Outstanding Professor - Matthew Looper
Matthew Looper received his Ph.D. in Art History from the University of Texas at Austin in 1995. His dissertation research was conducted between 1993 and 1995 in Quiriguá, Izabal, Guatemala, on the sculpture programs of K'ahk' Tiliw, an eighth-century Maya ruler of Quiriguá. Following postdoctoral work on the Maya Hieroglyphic Database Project, Department of Native American Studies, University of California at Davis (1996-1998), he joined the faculty at California State University, Chico, where he has taught from 1998-present.
At Chico State, he teaches a number of courses in non-Western art history, with a focus on ancient Mesoamerica. Looper's research interests include Classic Maya art and writing, Maya textiles, and Maya dance traditions, in all periods. His most recently published book is an edited volume on early dress in ancient Mesoamerica and Central America, listed for Spring 2014. He is currently working on a book on hunting dances in the Maya area, and recently embarked on a three-year collaborative project on Maya hieroglyphic writing, funded by the National Science Foundation.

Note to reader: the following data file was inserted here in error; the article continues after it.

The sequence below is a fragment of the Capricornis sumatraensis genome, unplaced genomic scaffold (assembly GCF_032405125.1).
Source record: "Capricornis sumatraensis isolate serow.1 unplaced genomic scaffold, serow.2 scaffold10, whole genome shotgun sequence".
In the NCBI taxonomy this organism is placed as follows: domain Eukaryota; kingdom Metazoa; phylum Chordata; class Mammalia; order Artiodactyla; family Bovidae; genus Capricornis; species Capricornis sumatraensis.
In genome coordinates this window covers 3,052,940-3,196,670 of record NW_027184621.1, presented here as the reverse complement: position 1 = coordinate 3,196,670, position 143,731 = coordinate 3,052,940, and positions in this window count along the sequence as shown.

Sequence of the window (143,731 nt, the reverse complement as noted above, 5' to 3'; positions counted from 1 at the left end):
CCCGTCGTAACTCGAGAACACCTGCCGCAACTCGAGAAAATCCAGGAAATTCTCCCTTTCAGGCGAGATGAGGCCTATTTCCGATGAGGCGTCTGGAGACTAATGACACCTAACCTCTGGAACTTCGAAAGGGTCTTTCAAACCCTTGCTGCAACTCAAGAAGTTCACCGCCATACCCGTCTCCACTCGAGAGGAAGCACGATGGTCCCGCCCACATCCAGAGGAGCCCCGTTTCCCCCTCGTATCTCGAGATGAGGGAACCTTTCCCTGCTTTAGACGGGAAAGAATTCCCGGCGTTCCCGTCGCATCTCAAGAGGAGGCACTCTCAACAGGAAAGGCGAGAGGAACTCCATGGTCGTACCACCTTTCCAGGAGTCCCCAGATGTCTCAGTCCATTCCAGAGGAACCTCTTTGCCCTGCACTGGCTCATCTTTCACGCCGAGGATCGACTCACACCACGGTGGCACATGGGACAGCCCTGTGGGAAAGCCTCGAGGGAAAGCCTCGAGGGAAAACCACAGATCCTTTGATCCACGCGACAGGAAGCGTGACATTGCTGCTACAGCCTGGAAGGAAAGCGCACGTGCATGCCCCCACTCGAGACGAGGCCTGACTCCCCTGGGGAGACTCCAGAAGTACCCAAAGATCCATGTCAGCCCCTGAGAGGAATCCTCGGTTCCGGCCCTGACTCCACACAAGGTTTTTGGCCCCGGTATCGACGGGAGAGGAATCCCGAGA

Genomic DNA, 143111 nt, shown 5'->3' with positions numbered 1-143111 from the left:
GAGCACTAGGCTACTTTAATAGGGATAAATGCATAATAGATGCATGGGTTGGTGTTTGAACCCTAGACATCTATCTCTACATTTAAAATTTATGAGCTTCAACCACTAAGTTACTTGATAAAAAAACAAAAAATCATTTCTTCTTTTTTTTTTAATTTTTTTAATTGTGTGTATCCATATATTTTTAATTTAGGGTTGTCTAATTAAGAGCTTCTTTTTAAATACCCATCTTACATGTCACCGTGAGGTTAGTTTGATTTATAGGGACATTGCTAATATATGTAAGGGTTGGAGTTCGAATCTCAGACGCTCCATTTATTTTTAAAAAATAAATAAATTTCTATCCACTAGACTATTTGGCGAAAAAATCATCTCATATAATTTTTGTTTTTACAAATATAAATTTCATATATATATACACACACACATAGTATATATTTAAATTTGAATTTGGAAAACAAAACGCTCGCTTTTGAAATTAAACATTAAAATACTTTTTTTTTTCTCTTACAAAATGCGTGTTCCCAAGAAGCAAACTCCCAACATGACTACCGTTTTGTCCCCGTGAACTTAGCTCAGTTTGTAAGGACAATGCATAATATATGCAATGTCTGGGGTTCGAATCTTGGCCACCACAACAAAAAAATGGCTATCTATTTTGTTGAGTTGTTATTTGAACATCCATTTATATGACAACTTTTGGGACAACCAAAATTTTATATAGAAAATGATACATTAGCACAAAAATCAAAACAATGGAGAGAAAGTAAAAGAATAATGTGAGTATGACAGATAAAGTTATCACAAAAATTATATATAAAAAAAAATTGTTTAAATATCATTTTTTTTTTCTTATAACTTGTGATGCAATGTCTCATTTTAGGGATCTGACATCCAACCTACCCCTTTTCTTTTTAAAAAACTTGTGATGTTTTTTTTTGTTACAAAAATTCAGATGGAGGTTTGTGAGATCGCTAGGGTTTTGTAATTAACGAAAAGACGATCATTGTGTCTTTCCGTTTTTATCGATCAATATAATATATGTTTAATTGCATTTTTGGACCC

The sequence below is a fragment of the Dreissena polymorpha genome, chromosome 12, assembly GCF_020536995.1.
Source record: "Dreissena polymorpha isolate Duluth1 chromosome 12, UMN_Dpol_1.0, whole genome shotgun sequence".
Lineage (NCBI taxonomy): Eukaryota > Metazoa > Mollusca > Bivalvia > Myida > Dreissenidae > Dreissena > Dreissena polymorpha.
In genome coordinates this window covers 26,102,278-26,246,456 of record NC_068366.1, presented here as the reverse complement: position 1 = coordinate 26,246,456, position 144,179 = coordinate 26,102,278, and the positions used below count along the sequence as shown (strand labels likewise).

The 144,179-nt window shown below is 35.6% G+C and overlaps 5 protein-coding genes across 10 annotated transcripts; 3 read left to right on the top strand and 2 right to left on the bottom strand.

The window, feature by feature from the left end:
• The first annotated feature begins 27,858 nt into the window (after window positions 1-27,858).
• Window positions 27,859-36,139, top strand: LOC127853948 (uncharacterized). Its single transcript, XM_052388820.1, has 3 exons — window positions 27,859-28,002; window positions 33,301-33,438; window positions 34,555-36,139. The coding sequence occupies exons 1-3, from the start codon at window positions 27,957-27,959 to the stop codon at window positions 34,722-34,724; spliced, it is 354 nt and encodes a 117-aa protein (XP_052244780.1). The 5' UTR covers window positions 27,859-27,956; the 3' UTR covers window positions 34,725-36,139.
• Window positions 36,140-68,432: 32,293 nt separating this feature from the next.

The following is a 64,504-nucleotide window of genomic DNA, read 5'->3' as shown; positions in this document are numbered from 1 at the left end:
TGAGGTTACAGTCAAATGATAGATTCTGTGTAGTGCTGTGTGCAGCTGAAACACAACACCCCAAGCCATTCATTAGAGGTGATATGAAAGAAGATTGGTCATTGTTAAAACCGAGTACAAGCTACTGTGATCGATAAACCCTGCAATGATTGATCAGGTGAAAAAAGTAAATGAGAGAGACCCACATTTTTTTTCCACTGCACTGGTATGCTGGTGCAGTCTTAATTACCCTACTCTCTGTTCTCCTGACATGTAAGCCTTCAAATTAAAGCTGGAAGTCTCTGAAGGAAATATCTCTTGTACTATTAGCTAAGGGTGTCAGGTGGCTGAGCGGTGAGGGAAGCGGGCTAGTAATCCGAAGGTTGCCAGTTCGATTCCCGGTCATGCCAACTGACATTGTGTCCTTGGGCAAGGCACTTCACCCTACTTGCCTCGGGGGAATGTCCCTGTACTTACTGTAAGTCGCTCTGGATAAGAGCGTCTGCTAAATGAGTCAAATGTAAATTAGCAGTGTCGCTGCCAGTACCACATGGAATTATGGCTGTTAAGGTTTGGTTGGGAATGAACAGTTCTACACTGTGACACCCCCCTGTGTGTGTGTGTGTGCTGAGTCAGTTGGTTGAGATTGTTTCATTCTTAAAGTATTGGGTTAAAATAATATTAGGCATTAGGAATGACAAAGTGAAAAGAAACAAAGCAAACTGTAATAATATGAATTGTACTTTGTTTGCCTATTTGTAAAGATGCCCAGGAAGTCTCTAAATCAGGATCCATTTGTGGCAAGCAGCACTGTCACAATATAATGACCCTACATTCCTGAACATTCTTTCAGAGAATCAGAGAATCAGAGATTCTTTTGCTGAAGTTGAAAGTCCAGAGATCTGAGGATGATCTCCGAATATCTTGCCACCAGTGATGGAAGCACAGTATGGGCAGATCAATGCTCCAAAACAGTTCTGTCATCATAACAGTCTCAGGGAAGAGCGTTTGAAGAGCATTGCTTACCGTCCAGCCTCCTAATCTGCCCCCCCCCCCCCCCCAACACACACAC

In addition to these academic pursuits, Looper is interested in yoga and horticulture.